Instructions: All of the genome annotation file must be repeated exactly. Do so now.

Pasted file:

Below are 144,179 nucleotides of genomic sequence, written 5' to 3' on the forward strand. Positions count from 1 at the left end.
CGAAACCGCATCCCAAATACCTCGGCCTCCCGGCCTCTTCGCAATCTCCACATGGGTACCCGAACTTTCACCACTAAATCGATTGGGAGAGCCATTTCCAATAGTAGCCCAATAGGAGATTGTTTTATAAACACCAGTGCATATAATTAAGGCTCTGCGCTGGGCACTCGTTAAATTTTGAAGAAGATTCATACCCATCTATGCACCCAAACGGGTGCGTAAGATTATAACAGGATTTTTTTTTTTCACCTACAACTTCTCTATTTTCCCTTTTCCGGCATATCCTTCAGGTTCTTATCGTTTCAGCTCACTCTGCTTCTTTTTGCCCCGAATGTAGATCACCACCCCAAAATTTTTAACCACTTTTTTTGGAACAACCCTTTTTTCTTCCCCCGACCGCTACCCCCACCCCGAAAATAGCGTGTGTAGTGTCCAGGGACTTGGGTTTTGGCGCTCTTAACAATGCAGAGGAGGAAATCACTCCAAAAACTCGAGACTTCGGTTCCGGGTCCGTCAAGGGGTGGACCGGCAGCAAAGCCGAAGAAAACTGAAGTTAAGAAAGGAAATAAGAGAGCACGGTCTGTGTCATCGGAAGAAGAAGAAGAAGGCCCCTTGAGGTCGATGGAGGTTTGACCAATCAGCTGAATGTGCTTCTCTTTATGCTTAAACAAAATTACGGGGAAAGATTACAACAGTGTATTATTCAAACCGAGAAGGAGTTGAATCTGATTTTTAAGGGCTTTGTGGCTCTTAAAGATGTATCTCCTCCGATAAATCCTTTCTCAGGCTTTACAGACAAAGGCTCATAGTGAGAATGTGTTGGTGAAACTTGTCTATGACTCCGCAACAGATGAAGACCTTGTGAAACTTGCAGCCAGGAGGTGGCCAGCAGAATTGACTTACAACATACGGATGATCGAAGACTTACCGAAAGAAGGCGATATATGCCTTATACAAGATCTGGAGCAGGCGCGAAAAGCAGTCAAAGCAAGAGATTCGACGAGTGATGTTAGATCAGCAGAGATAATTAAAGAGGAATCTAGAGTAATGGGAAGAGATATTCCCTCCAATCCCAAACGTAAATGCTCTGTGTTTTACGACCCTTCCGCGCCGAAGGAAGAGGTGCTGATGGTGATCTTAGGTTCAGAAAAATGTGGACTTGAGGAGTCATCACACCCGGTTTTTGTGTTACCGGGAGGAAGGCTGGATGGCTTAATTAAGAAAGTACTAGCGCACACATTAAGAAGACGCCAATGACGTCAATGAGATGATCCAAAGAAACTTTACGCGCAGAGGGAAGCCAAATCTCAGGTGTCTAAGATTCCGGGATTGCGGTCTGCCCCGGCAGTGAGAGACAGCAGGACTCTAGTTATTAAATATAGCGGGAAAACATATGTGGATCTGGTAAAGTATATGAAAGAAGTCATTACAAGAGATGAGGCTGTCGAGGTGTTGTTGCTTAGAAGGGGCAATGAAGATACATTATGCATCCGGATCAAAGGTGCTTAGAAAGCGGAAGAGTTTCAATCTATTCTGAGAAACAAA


Below are 144,179 nucleotides of genomic sequence, written 5' to 3' on the forward strand. Positions count from 1 at the left end.
CGAAACCGCATCCCAAATACCTCGGCCTCCCGGCCTCTTCGCAATCTCCACATGGGTACCCGAACTTTCACCACTAAATCGATTGGGAGAGCCATTTCCAATAGTAGCCCAATAGGAGATTGTTTTATAAACACCAGTGCATATAATTAAGGCTCTGCGCTGGGCACTCGTTAAATTTTGAAGAAGATTCATACCCATCTATGCACCCAAACGGGTGCGTAAGATTATAACAGGATTTTTTTTTTTCACCTACAACTTCTCTATTTTCCCTTTTCCGGCATATCCTTCAGGTTCTTATCGTTTCAGCTCACTCTGCTTCTTTTTGCCCCGAATGTAGATCACCACCCCAAAATTTTTAACCACTTTTTTTGGAACAACCCTTTTTTCTTCCCCCGACCGCTACCCCCACCCCGAAAATAGCGTGTGTAGTGTCCAGGGACTTGGGTTTTGGCGCTCTTAACAATGCAGAGGAGGAAATCACTCCAAAAACTCGAGACTTCGGTTCCGGGTCCGTCAAGGGGTGGACCGGCAGCAAAGCCGAAGAAAACTGAAGTTAAGAAAGGAAATAAGAGAGCACGGTCTGTGTCATCGGAAGAAGAAGAAGAAGGCCCCTTGAGGTCGATGGAGGTTTGACCAATCAGCTGAATGTGCTTCTCTTTATGCTTAAACAAAATTACGGGGAAAGATTACAACAGTGTATTATTCAAACCGAGAAGGAGTTGAATCTGATTTTTAAGGGCTTTGTGGCTCTTAAAGATGTATCTCCTCCGATAAATCCTTTCTCAGGCTTTACAGACAAAGGCTCATAGTGAGAATGTGTTGGTGAAACTTGTCTATGACTCCGCAACAGATGAAGACCTTGTGAAACTTGCAGCCAGGAGGTGGCCAGCAGAATTGACTTACAACATACGGATGATCGAAGACTTACCGAAAGAAGGCGATATATGCCTTATACAAGATCTGGAGCAGGCGCGAAAAGCAGTCAAAGCAAGAGATTCGACGAGTGATGTTAGATCAGCAGAGATAATTAAAGAGGAATCTAGAGTAATGGGAAGAGATATTCCCTCCAATCCCAAACGTAAATGCTCTGTGTTTTACGACCCTTCCGCGCCGAAGGAAGAGGTGCTGATGGTGATCTTAGGTTCAGAAAAATGTGGACTTGAGGAGTCATCACACCCGGTTTTTGTGTTACCGGGAGGAAGGCTGGATGGCTTAATTAAGAAAGTACTAGCGCACACATTAAGAAGACGCCAATGACGTCAATGAGATGATCCAAAGAAACTTTACGCGCAGAGGGAAGCCAAATCTCAGGTGTCTAAGATTCCGGGATTGCGGTCTGCCCCGGCAGTGAGAGACAGCAGGACTCTAGTTATTAAATATAGCGGGAAAACATATGTGGATCTGGTAAAGTATATGAAAGAAGTCATTACAAGAGATGAGGCTGTCGAGGTGTTGTTGCTTAGAAGGGGCAATGAAGATACATTATGCATCCGGATCAAAGGTGCTTAGAAAGCGGAAGAGTTTCAATCTATTCTGAGAAACAAA